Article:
IMF Meets To Face Global Crisis
SCOTT SIMON, host:
This is WEEKEND EDITION from NPR News. I'm Scott Simon.
The guardians of the global economy are in Washington, D.C. this weekend for the spring meeting of the World Bank and the International Monetary Fund, the financial institutions responsible for trying to help countries that have been most deeply hurt by the global recession. Yesterday, finance ministers from the Group of Seven countries met to discuss what their own governments can do.
NPR's Tom Gjelten reports.
TOM GJELTEN: Never in the history of the International Monetary Fund and the World Bank meetings have governments faced an economic situation this grim. The IMF sees the global economy shrinking this year by 1.3 percent, global trade is expected to drop by nine percent, easily the worst numbers since World War II. And yet, it looked even worse just a couple of months ago. The G7 finance ministers, after their meeting here yesterday, said they expect global economic activity to begin to recover later this year.
U.S. Treasury Secretary Timothy Geithner said financial conditions in some markets have shown modest improvement.
Secretary TIMOTHY GEITHNER (Department of the Treasury): These are encouraging signs but is too early to say the risks have receded, and it's too early to conclude that we're beginning to emerge from this remarkably challenging set of pressures.
GJELTEN: Challenging, above all, predictably for the poorest countries. The IMF and the World Bank released a report yesterday on the impact of the global financial crisis on low-income countries. The report is titled "A Development Emergency."
Mr. JUSTIN LIN (Chief Economist, World Bank): It's a crisis. It's an urgent situation.
GJELTEN: Justin Lin of China, the chief economist for the World Bank, highlighted some of the findings. Most alarming are the predicted effects on children.
Mr. LIN: According to our studies, about 200,000 to 400,000 children below the age of five may die because of malnutrition, and so on. And this increasing infant mortality rate may continue until 2015 because of this crisis.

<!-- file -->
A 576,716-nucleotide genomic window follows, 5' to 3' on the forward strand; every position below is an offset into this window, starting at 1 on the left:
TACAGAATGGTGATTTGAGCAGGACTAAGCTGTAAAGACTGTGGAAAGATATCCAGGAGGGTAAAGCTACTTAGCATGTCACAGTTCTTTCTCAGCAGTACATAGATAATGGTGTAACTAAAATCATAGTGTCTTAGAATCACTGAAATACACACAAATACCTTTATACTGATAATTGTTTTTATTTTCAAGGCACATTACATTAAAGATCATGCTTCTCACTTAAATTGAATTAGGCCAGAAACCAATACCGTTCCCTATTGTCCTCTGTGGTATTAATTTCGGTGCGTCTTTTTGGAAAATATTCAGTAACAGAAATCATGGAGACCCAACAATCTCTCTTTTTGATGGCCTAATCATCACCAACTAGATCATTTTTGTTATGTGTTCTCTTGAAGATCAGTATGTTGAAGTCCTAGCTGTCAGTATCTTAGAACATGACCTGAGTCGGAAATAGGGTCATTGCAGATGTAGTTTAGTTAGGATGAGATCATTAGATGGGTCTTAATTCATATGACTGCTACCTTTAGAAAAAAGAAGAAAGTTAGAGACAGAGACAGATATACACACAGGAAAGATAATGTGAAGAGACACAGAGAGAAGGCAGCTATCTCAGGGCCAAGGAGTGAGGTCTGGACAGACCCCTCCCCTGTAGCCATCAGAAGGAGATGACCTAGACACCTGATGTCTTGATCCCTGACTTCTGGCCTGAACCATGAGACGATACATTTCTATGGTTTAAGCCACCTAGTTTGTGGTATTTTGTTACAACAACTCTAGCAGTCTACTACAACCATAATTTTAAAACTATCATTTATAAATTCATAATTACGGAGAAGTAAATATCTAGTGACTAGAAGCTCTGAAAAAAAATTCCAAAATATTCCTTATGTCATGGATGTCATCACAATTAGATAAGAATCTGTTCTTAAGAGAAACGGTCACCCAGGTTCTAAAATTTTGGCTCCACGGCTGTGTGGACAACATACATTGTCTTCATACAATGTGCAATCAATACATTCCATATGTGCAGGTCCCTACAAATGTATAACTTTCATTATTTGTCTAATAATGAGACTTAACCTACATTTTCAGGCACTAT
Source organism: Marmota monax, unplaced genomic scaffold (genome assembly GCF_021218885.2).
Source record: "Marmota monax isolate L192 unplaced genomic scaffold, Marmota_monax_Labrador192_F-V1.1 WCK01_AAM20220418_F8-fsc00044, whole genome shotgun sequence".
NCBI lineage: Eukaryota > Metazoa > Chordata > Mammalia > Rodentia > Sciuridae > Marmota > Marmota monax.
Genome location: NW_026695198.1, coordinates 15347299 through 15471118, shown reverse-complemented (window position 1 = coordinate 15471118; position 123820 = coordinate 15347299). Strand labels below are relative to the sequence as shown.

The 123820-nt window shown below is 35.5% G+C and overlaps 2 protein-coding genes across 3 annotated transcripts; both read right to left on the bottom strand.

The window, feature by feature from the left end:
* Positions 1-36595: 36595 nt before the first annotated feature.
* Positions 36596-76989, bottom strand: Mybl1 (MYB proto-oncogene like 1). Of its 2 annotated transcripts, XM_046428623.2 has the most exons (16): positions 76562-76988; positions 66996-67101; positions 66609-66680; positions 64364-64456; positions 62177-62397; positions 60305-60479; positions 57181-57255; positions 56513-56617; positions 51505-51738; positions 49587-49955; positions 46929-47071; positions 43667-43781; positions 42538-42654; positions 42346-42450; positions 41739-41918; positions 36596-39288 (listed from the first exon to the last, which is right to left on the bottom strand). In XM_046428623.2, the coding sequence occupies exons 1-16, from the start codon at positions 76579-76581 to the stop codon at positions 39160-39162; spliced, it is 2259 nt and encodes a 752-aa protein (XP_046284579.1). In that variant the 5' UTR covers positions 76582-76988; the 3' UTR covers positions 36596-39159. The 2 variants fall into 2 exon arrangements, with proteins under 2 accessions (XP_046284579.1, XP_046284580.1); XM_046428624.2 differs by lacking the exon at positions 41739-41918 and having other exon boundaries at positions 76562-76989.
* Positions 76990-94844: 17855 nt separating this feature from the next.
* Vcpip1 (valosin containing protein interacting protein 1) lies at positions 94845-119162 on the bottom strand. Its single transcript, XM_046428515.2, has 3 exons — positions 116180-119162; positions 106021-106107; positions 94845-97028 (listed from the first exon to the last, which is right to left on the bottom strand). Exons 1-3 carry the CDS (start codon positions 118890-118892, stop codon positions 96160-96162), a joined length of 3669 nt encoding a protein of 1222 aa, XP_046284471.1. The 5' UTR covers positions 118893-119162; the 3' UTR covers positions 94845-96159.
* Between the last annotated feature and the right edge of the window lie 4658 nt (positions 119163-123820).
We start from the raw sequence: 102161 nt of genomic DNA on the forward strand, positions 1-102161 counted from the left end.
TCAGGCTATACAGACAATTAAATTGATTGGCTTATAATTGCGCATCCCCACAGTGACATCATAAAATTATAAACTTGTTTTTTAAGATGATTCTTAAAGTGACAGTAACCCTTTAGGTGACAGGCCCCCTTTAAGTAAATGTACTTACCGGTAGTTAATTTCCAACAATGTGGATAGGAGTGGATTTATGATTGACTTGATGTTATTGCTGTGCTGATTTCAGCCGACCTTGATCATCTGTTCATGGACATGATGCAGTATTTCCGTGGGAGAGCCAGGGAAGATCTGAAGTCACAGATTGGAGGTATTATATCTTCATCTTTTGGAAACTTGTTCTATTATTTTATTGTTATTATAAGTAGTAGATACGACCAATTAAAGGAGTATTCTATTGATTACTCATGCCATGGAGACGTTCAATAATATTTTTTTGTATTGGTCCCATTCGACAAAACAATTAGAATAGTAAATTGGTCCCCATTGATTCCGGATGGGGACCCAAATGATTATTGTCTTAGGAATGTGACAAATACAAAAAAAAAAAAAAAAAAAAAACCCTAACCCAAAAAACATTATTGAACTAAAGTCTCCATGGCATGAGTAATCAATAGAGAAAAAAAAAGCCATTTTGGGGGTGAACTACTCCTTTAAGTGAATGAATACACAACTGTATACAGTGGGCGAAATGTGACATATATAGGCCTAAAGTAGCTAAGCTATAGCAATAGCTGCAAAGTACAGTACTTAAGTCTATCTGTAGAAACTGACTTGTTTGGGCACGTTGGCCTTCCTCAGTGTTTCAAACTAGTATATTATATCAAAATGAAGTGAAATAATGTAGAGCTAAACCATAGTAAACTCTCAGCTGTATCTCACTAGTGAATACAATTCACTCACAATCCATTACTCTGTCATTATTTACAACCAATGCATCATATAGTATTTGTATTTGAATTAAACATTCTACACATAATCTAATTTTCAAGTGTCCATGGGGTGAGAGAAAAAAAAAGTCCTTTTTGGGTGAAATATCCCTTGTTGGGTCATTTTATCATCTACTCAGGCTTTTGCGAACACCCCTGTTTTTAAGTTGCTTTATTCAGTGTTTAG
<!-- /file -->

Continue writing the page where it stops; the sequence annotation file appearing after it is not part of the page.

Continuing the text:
GJELTEN: It would continue because a deterioration in health and education programs has a lingering effect. For example, school enrollments in poor countries are declining, especially for girls. Those girls may never recover from that lost opportunity.
The international institution with the most responsibility for leading the world out of this economic crisis is the International Monetary Fund. At the G-20 meeting in London earlier this month, governments said they'd work to increase IMF lending by $500 billion, a tripling of the current resources.
But Dominique Strauss-Kahn, the IMF managing director, says this remains only a goal, at least for now.
Mr. DOMINIQUE STRAUSS-KAHN (Managing Director, International Monetary Fund): I must say we're not exactly at the 500 yet, but I'm confident that this amount will be reached before the end of this year, which is also the plan. We already have a lot of pledges.
GJELTEN: The hope is that the IMF will be able to jumpstart economic growth. But Strauss-Kahn also pointed out that the most serious economic problem right now is the failure of banks around the world to provide the credit needed for an expansion. This will only be solved, Strauss-Kahn said, when governments take the necessary steps to clean up the bad assets that are clogging their bank balance sheets.
Mr. STRAUSS-KAHN: We are far from what we need. And I want to say this to you with some gravity, all the experience we have of past banking crisis is that you never recover before you completed the cleaning up of the balance sheet of the financial sector. So you can postpone it. At the same time, you postpone the recovery.
GJELTEN: But banking reform must be done on a country-by-country basis. There's not much of an IMF or World Bank role here, so the top goal this weekend is to get governments to boost their contributions, especially to the IMF. The emerging economic powers, like Brazil, India, China, and Russia, are being asked to give more. But there is a problem: the fund and the bank have been dominated by the U.S. and Europe.
Timothy Geithner says the time has come to reform those institutions to give the emerging countries a bigger voice.
Secretary GEITHNER: There's been a lot of change in the world, less change in the structure of those organizations. And we are going to be laying out ambitious proposals for change not just in voting shares and in seats at the table, but in how those institutions use their resources in ways that are more responsive to the needs of their member countries, as a whole.
GJELTEN: It's an overstatement to say the fate of the global economy will be determined here this weekend, but the stakes at these meetings have never been higher.
Tom Gjelten, NPR News, Washington.
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